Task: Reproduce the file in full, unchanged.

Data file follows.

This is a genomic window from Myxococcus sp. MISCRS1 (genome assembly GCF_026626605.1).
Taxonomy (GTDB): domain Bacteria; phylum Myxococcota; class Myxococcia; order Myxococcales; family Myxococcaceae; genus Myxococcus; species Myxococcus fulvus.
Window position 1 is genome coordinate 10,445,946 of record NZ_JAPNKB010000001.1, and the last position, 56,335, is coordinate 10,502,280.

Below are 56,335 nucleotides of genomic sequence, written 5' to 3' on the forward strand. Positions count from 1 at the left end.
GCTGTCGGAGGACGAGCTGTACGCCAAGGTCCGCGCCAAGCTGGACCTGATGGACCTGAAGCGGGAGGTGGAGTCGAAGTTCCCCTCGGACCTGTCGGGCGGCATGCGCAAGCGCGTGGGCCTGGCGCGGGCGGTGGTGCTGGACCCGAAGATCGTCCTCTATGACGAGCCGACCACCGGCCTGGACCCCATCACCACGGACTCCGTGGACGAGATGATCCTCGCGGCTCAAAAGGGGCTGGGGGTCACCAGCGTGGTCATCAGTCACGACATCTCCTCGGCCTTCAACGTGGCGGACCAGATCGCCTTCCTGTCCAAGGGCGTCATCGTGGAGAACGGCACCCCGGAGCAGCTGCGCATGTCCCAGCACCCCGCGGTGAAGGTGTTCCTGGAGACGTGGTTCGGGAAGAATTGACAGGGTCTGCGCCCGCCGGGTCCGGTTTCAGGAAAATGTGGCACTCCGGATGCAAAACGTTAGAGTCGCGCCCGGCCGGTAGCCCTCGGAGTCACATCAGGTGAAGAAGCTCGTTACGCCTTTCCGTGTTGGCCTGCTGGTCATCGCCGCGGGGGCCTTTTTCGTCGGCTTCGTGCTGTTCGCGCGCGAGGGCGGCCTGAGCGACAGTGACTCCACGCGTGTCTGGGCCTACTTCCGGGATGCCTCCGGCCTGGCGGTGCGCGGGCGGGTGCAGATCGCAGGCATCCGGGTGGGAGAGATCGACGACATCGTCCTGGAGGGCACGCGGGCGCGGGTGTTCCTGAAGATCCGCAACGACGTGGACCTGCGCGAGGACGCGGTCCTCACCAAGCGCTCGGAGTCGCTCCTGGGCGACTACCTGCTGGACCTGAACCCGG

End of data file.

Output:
This is a genomic window from Myxococcus sp. MISCRS1 (genome assembly GCF_026626605.1).
Taxonomy (GTDB): domain Bacteria; phylum Myxococcota; class Myxococcia; order Myxococcales; family Myxococcaceae; genus Myxococcus; species Myxococcus fulvus.
Window position 1 is genome coordinate 10,445,946 of record NZ_JAPNKB010000001.1, and the last position, 56,335, is coordinate 10,502,280.

Below are 56,335 nucleotides of genomic sequence, written 5' to 3' on the forward strand. Positions count from 1 at the left end.
GCTGTCGGAGGACGAGCTGTACGCCAAGGTCCGCGCCAAGCTGGACCTGATGGACCTGAAGCGGGAGGTGGAGTCGAAGTTCCCCTCGGACCTGTCGGGCGGCATGCGCAAGCGCGTGGGCCTGGCGCGGGCGGTGGTGCTGGACCCGAAGATCGTCCTCTATGACGAGCCGACCACCGGCCTGGACCCCATCACCACGGACTCCGTGGACGAGATGATCCTCGCGGCTCAAAAGGGGCTGGGGGTCACCAGCGTGGTCATCAGTCACGACATCTCCTCGGCCTTCAACGTGGCGGACCAGATCGCCTTCCTGTCCAAGGGCGTCATCGTGGAGAACGGCACCCCGGAGCAGCTGCGCATGTCCCAGCACCCCGCGGTGAAGGTGTTCCTGGAGACGTGGTTCGGGAAGAATTGACAGGGTCTGCGCCCGCCGGGTCCGGTTTCAGGAAAATGTGGCACTCCGGATGCAAAACGTTAGAGTCGCGCCCGGCCGGTAGCCCTCGGAGTCACATCAGGTGAAGAAGCTCGTTACGCCTTTCCGTGTTGGCCTGCTGGTCATCGCCGCGGGGGCCTTTTTCGTCGGCTTCGTGCTGTTCGCGCGCGAGGGCGGCCTGAGCGACAGTGACTCCACGCGTGTCTGGGCCTACTTCCGGGATGCCTCCGGCCTGGCGGTGCGCGGGCGGGTGCAGATCGCAGGCATCCGGGTGGGAGAGATCGACGACATCGTCCTGGAGGGCACGCGGGCGCGGGTGTTCCTGAAGATCCGCAACGACGTGGACCTGCGCGAGGACGCGGTCCTCACCAAGCGCTCGGAGTCGCTCCTGGGCGACTACCTGCTGGACCTGAACCCGG